Employers do not at the moment have a particularly good record in providing apprenticeship and work experience opportunities. For smaller firms in particular, the administrative, pastoral and pedagogic burden might seem to be too much of a diversion from their core business. As I argued last month, government can do much more to support local businesses in providing apprenticeships and good work experience. The levy scheme is not wrong in principle but the devil is in the detail and at the moment it is not working properly and an incoming Labour Government would need to draw up detailed plans to reform it and to ensure that it serves the purpose for which it was originally designed, which was to expand apprenticeships for young people who do not wish to take the university route to the labour market and to ensure that everyone who wants an apprenticeship has access to a good one.

There is another important job that a Labour Government could carry out in conjunction with localities. The Labour Party should pledge the revival of a proper careers service that includes genuinely preparing young people and their parents for what the contemporary world of work involves. As well as proper careers education in school this will include good quality work experience so that young people understand what the contemporary workplace is like. Parents should also be involved. In many post-industrial areas, young people and their parents still live spiritually in a world where heavy industry predominated and they do not regard many of the jobs currently on offer as ‘proper’ jobs. Since these industrial jobs often did not require much in the way of formal education, there was little incentive to gain qualifications and adequate levels of literacy and numeracy. This is still a prevalent attitude in some areas. It is not something that can be changed easily or overnight, but that attitudinal change is important in giving some young people the incentive to reach a sufficient educational level where they have access to good vocational education and employment.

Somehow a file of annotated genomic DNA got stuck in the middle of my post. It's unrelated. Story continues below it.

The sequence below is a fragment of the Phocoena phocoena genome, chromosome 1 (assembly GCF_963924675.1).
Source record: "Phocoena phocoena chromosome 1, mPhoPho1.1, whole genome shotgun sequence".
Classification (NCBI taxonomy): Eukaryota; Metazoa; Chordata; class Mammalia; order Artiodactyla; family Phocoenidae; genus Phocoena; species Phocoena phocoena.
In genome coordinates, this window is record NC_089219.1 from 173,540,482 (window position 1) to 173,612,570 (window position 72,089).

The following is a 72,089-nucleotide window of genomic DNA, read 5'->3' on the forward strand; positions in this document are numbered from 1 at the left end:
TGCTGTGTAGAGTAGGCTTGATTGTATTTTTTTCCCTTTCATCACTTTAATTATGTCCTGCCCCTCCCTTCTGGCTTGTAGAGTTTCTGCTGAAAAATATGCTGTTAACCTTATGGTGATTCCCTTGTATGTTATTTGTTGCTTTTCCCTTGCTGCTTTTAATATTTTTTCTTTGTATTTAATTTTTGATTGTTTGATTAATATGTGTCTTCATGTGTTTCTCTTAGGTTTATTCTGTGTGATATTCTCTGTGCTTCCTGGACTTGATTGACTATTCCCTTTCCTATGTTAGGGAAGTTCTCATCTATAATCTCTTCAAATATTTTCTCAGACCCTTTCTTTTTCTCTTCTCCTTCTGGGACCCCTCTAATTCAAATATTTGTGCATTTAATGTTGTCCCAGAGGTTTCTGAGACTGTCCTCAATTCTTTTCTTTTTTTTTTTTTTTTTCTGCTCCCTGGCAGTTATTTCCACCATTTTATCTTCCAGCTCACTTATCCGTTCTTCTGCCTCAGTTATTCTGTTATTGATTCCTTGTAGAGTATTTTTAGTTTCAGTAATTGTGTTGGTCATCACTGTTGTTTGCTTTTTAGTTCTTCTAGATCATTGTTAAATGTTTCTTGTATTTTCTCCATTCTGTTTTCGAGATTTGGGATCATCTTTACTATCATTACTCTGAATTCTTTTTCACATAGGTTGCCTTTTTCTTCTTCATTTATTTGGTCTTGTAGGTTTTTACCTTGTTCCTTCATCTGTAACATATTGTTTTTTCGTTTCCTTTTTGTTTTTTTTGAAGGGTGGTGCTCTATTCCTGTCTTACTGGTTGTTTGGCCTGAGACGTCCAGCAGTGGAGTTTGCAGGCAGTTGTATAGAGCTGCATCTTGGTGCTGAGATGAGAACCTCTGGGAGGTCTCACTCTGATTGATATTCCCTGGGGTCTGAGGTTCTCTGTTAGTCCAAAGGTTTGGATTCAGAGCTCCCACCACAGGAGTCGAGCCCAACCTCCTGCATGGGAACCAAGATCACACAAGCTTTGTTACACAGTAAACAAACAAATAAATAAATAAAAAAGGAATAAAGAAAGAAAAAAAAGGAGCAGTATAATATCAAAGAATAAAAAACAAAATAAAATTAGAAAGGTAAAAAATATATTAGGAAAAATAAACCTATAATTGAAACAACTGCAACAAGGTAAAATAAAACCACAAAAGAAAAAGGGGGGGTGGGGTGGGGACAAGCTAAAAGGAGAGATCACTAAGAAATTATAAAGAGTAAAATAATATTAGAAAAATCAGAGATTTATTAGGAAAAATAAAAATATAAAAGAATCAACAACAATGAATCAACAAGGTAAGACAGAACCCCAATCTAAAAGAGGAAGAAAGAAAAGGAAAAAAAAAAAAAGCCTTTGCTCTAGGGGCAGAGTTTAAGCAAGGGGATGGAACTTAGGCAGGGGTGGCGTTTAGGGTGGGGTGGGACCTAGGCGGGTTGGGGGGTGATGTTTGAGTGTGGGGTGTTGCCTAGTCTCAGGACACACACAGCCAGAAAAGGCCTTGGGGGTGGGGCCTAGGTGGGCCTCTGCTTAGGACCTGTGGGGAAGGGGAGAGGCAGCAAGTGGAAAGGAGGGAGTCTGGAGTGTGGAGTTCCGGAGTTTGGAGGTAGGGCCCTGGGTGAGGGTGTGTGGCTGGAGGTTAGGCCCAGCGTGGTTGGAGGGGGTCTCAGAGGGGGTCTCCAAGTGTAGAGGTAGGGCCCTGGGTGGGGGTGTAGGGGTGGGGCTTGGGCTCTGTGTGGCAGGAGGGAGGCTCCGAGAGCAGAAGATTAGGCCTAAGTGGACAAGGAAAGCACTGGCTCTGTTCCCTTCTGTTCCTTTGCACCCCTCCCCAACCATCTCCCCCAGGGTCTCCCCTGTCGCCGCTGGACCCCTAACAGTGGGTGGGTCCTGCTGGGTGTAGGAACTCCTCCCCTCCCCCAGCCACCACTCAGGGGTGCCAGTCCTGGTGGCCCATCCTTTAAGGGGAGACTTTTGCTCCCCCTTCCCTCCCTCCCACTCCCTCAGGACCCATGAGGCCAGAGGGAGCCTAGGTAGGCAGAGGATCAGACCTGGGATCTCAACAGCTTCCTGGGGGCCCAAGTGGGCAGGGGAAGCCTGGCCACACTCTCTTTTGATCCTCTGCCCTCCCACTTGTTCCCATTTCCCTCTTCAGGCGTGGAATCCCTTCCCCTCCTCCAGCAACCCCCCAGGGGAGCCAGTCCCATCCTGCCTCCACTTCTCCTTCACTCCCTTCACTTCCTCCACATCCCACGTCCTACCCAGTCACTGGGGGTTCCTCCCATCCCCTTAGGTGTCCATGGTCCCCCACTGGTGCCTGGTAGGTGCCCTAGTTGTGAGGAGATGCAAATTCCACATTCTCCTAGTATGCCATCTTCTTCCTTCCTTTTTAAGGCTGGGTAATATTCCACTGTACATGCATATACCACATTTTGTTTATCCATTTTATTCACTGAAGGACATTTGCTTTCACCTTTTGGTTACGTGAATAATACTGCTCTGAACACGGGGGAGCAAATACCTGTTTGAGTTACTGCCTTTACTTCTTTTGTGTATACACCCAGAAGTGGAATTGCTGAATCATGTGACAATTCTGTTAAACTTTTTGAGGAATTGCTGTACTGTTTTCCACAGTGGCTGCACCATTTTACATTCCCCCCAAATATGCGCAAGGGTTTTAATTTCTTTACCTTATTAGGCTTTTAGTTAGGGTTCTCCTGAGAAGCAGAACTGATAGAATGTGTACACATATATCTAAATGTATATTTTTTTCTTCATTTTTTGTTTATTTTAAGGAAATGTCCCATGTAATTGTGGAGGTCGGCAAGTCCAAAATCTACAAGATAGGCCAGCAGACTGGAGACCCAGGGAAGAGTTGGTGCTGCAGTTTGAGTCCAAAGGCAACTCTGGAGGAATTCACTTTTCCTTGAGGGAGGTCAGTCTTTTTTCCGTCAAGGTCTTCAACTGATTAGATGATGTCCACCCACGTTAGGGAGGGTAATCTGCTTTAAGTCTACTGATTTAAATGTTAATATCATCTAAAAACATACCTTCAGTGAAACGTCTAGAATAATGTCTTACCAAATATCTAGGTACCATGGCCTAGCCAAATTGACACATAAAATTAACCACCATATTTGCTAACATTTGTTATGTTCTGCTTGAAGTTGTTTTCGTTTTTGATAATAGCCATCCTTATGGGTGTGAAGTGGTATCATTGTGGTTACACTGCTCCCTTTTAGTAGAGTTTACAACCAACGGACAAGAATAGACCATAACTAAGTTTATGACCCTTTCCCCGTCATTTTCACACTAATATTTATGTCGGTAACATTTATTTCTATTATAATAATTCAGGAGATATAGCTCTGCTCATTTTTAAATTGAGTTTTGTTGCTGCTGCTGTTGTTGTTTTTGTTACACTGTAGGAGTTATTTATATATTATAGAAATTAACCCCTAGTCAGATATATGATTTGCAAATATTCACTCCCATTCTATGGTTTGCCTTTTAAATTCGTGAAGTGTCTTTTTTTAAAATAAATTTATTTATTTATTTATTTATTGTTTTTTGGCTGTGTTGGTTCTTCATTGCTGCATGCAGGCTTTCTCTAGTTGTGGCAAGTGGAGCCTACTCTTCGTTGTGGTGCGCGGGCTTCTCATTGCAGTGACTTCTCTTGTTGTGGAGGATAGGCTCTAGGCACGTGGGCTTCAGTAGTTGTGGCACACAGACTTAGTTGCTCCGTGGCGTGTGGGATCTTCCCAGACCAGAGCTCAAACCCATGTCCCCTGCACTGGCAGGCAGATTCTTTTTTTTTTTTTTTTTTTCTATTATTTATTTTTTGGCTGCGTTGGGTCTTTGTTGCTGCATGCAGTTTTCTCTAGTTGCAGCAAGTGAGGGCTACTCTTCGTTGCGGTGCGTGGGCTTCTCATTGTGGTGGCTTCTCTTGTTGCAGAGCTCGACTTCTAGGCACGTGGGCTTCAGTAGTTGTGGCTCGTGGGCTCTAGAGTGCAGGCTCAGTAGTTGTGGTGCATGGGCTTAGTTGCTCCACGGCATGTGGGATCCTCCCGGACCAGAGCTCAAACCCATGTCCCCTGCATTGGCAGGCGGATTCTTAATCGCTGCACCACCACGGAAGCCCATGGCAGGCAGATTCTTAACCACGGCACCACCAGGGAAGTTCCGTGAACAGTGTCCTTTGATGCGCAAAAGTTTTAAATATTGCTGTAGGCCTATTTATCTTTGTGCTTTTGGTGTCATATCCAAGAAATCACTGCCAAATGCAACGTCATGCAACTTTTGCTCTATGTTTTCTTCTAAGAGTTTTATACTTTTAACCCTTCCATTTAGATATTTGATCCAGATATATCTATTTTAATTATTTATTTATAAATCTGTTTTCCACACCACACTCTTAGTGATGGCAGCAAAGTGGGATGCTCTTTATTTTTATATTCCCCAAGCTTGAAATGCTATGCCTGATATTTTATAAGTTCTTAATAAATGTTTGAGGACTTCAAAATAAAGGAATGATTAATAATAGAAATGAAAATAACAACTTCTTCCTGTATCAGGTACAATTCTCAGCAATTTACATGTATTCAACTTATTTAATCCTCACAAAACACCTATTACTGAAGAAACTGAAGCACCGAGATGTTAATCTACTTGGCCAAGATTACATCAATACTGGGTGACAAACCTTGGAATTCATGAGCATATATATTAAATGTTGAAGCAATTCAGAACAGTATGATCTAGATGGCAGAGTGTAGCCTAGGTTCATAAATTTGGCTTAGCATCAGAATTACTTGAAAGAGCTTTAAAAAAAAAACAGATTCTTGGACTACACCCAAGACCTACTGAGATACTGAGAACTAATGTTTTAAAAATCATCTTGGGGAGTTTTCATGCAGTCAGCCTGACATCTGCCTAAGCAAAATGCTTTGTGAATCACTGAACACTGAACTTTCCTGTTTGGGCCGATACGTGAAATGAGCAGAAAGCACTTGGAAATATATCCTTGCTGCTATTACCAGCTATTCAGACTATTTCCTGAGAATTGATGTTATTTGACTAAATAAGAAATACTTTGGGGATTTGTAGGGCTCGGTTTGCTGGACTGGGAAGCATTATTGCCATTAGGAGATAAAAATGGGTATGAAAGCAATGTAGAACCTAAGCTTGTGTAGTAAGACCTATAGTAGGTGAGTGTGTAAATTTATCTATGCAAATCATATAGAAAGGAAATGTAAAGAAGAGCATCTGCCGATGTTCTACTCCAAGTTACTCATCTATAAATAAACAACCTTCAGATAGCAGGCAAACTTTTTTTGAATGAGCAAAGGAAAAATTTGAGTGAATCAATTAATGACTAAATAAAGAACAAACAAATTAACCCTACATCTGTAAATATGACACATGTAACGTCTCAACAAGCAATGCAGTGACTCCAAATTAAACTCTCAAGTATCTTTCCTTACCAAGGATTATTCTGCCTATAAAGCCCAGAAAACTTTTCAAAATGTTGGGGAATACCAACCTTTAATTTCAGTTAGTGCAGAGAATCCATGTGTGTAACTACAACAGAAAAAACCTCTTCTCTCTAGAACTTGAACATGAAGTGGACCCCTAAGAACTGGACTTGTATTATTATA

Government and local authorities working together can make a start on providing attractive and cheap housing for rent. Again, an incoming Labour Government would have to legislate and provide funding to make this happen. But the availability of high quality and affordable homes is a powerful way of keeping young people in the area and attracting employers to it. 

While the current employment situation for young people is bleak, Brexit also presents opportunities, as do demographic trends. Employers no longer have the ‘free lunch’ of unlimited labour arriving from continental Europe and will have to work harder to attract and retain workers. They will need to redesign jobs and increase training to improve productivity and will need to locate within reasonable commuting distance of the target workforce. Once a start has been made in attracting and retaining good employers, particularly through the provision of support for businesses and good transport, then some of the other desirable things will follow as a community prospers once again. 

These are the key points that should be in Labour’s campaigning. Labour can point to some successes in doing this, but these are the result of local and regional initiatives, not of the PLP or the party leadership. If national and local and regional Labour work together to tackle the issue of youth unemployment then they can hope to regain the attention of their working class constituencies.

Part 5 of ‘What am I going to do next?’ can be read here